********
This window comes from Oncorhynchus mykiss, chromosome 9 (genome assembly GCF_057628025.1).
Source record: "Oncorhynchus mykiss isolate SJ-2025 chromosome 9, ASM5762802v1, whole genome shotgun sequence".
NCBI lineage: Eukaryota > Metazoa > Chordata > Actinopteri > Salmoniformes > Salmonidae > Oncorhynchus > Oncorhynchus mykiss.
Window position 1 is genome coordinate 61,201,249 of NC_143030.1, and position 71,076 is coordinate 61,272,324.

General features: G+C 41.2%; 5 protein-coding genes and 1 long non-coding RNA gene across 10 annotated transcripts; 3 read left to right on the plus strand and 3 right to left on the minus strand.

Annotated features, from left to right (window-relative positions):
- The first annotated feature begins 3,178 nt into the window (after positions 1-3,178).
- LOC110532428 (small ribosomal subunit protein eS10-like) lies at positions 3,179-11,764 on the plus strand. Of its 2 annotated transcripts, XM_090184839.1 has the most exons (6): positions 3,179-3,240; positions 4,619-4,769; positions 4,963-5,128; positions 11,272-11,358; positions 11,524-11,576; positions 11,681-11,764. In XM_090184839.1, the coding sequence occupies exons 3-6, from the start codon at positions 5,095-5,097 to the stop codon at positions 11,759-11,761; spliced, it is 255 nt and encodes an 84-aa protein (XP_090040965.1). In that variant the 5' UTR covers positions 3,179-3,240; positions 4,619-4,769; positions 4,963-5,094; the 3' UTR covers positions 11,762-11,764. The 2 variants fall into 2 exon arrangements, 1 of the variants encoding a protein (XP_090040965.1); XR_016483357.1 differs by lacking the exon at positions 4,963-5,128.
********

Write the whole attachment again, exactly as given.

This window comes from Oncorhynchus mykiss, chromosome 9 (genome assembly GCF_057628025.1).
Source record: "Oncorhynchus mykiss isolate SJ-2025 chromosome 9, ASM5762802v1, whole genome shotgun sequence".
NCBI lineage: Eukaryota > Metazoa > Chordata > Actinopteri > Salmoniformes > Salmonidae > Oncorhynchus > Oncorhynchus mykiss.
Window position 1 is genome coordinate 61,201,249 of NC_143030.1, and position 71,076 is coordinate 61,272,324.

General features: G+C 41.2%; 5 protein-coding genes and 1 long non-coding RNA gene across 10 annotated transcripts; 3 read left to right on the plus strand and 3 right to left on the minus strand.

Annotated features, from left to right (window-relative positions):
- The first annotated feature begins 3,178 nt into the window (after positions 1-3,178).
- LOC110532428 (small ribosomal subunit protein eS10-like) lies at positions 3,179-11,764 on the plus strand. Of its 2 annotated transcripts, XM_090184839.1 has the most exons (6): positions 3,179-3,240; positions 4,619-4,769; positions 4,963-5,128; positions 11,272-11,358; positions 11,524-11,576; positions 11,681-11,764. In XM_090184839.1, the coding sequence occupies exons 3-6, from the start codon at positions 5,095-5,097 to the stop codon at positions 11,759-11,761; spliced, it is 255 nt and encodes an 84-aa protein (XP_090040965.1). In that variant the 5' UTR covers positions 3,179-3,240; positions 4,619-4,769; positions 4,963-5,094; the 3' UTR covers positions 11,762-11,764. The 2 variants fall into 2 exon arrangements, 1 of the variants encoding a protein (XP_090040965.1); XR_016483357.1 differs by lacking the exon at positions 4,963-5,128.